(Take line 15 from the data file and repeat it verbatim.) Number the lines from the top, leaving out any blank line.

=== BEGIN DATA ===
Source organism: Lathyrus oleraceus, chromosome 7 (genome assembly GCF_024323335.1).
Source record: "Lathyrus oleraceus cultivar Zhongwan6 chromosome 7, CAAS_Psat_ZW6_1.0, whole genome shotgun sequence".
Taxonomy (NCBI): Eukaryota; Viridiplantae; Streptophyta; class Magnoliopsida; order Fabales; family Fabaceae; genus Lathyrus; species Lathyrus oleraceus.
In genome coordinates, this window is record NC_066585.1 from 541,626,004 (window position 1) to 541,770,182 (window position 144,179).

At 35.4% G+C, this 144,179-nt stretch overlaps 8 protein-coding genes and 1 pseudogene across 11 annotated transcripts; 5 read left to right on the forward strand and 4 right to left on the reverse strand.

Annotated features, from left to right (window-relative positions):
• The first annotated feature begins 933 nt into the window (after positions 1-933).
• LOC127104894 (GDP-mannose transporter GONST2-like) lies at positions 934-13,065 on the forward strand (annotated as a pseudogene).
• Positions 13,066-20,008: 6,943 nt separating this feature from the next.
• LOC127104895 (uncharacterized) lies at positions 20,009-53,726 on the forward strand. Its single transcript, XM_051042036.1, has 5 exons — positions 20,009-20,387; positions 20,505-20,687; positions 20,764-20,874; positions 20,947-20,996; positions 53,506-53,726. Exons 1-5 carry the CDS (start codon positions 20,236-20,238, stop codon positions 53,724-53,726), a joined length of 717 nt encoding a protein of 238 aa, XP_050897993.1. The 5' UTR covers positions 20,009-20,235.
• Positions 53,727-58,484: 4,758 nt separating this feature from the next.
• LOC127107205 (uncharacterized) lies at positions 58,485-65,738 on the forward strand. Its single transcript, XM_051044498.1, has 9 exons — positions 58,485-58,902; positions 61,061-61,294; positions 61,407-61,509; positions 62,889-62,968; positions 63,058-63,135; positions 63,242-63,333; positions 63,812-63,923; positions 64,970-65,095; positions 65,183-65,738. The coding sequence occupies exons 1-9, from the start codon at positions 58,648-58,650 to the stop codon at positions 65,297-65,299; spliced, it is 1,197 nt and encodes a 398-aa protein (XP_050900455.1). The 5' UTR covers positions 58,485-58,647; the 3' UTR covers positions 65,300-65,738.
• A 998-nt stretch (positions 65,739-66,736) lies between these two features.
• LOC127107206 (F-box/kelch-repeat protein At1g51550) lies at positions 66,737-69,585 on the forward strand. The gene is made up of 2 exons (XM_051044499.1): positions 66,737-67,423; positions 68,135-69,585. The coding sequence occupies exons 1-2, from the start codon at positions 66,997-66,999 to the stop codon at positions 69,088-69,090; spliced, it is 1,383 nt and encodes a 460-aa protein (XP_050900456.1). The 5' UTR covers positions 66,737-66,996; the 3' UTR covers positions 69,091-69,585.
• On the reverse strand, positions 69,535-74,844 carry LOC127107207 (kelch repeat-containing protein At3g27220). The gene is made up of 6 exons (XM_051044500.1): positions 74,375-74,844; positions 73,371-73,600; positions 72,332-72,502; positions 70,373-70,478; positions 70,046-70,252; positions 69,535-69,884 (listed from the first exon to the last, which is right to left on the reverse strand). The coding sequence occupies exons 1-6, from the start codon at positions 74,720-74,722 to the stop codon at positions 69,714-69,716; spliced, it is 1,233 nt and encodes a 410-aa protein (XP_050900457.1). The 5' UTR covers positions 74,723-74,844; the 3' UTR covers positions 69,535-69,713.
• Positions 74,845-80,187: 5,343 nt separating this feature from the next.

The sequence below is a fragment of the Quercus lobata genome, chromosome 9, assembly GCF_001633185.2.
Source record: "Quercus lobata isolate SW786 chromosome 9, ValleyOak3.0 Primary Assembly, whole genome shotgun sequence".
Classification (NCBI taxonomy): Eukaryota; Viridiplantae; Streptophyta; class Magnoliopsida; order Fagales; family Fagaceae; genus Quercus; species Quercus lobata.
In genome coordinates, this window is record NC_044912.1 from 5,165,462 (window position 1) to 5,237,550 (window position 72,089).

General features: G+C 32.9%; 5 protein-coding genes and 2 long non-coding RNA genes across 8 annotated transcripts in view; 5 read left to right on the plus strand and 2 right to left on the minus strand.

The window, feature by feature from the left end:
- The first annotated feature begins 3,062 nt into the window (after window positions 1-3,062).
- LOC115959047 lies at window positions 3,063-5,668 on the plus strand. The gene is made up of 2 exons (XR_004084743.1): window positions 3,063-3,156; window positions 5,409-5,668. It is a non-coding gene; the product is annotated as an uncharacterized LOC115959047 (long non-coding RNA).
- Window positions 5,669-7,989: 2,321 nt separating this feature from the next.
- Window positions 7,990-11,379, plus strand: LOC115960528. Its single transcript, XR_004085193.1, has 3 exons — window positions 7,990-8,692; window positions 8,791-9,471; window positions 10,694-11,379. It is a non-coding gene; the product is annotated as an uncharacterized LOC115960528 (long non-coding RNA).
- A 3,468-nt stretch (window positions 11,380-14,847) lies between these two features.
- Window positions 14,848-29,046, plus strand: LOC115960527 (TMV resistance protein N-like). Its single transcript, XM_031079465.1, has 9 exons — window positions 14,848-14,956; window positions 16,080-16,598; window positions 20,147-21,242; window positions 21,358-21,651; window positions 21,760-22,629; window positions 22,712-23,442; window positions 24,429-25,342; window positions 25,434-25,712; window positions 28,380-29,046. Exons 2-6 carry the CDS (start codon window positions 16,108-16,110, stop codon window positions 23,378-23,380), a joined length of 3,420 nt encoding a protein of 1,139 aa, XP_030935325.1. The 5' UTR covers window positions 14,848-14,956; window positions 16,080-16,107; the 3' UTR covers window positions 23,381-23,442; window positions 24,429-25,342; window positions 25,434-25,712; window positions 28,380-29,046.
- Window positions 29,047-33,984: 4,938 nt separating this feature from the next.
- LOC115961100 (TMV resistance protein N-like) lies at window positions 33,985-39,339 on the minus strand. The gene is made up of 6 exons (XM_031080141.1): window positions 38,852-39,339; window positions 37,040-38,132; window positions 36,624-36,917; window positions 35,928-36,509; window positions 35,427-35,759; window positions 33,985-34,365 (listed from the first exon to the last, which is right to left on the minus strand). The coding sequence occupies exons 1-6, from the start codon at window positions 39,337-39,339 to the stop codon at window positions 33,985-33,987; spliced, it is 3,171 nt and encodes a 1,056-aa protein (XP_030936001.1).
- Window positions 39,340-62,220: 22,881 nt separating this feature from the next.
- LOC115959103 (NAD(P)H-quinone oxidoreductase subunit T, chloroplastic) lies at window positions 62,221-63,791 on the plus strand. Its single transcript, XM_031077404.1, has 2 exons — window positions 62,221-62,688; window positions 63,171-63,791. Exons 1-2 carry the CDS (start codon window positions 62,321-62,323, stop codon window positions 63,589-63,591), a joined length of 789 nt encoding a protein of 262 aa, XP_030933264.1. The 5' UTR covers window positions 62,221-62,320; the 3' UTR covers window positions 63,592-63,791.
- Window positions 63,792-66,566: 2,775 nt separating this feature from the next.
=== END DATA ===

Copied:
• On the reverse strand, positions 69,535-74,844 carry LOC127107207 (kelch repeat-containing protein At3g27220). The gene is made up of 6 exons (XM_051044500.1): positions 74,375-74,844; positions 73,371-73,600; positions 72,332-72,502; positions 70,373-70,478; positions 70,046-70,252; positions 69,535-69,884 (listed from the first exon to the last, which is right to left on the reverse strand). The coding sequence occupies exons 1-6, from the start codon at positions 74,720-74,722 to the stop codon at positions 69,714-69,716; spliced, it is 1,233 nt and encodes a 410-aa protein (XP_050900457.1). The 5' UTR covers positions 74,723-74,844; the 3' UTR covers positions 69,535-69,713.